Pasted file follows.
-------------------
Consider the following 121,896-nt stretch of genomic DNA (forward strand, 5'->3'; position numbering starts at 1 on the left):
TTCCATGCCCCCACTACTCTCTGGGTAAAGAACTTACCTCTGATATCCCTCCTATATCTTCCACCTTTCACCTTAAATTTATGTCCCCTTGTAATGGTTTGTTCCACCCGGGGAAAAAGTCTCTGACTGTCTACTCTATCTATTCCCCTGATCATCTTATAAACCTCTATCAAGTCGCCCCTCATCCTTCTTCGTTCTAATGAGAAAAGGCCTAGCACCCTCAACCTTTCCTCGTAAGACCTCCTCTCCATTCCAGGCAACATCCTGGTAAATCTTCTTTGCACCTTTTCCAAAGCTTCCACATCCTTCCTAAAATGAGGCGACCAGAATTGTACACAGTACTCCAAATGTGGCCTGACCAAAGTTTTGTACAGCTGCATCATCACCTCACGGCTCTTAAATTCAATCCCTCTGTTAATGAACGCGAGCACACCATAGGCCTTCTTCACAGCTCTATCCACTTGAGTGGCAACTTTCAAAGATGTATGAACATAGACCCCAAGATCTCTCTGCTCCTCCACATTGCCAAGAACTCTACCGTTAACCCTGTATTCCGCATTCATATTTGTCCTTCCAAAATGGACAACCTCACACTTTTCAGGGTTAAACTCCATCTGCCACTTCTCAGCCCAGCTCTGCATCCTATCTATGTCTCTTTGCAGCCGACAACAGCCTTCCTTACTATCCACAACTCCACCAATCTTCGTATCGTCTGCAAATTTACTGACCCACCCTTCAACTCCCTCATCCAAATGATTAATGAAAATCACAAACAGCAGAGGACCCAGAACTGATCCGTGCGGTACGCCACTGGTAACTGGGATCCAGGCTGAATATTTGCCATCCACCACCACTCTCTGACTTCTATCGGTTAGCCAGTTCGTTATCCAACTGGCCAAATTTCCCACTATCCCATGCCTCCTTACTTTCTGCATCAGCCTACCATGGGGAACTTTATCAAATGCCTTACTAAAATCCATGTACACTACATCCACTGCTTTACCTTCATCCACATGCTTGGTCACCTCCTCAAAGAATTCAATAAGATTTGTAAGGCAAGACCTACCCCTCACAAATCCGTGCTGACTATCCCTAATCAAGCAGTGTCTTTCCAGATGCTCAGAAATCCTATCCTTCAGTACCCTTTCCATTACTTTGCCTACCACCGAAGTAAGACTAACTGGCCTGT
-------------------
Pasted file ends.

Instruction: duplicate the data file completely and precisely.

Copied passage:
Consider the following 121,896-nt stretch of genomic DNA (forward strand, 5'->3'; position numbering starts at 1 on the left):
TTCCATGCCCCCACTACTCTCTGGGTAAAGAACTTACCTCTGATATCCCTCCTATATCTTCCACCTTTCACCTTAAATTTATGTCCCCTTGTAATGGTTTGTTCCACCCGGGGAAAAAGTCTCTGACTGTCTACTCTATCTATTCCCCTGATCATCTTATAAACCTCTATCAAGTCGCCCCTCATCCTTCTTCGTTCTAATGAGAAAAGGCCTAGCACCCTCAACCTTTCCTCGTAAGACCTCCTCTCCATTCCAGGCAACATCCTGGTAAATCTTCTTTGCACCTTTTCCAAAGCTTCCACATCCTTCCTAAAATGAGGCGACCAGAATTGTACACAGTACTCCAAATGTGGCCTGACCAAAGTTTTGTACAGCTGCATCATCACCTCACGGCTCTTAAATTCAATCCCTCTGTTAATGAACGCGAGCACACCATAGGCCTTCTTCACAGCTCTATCCACTTGAGTGGCAACTTTCAAAGATGTATGAACATAGACCCCAAGATCTCTCTGCTCCTCCACATTGCCAAGAACTCTACCGTTAACCCTGTATTCCGCATTCATATTTGTCCTTCCAAAATGGACAACCTCACACTTTTCAGGGTTAAACTCCATCTGCCACTTCTCAGCCCAGCTCTGCATCCTATCTATGTCTCTTTGCAGCCGACAACAGCCTTCCTTACTATCCACAACTCCACCAATCTTCGTATCGTCTGCAAATTTACTGACCCACCCTTCAACTCCCTCATCCAAATGATTAATGAAAATCACAAACAGCAGAGGACCCAGAACTGATCCGTGCGGTACGCCACTGGTAACTGGGATCCAGGCTGAATATTTGCCATCCACCACCACTCTCTGACTTCTATCGGTTAGCCAGTTCGTTATCCAACTGGCCAAATTTCCCACTATCCCATGCCTCCTTACTTTCTGCATCAGCCTACCATGGGGAACTTTATCAAATGCCTTACTAAAATCCATGTACACTACATCCACTGCTTTACCTTCATCCACATGCTTGGTCACCTCCTCAAAGAATTCAATAAGATTTGTAAGGCAAGACCTACCCCTCACAAATCCGTGCTGACTATCCCTAATCAAGCAGTGTCTTTCCAGATGCTCAGAAATCCTATCCTTCAGTACCCTTTCCATTACTTTGCCTACCACCGAAGTAAGACTAACTGGCCTGT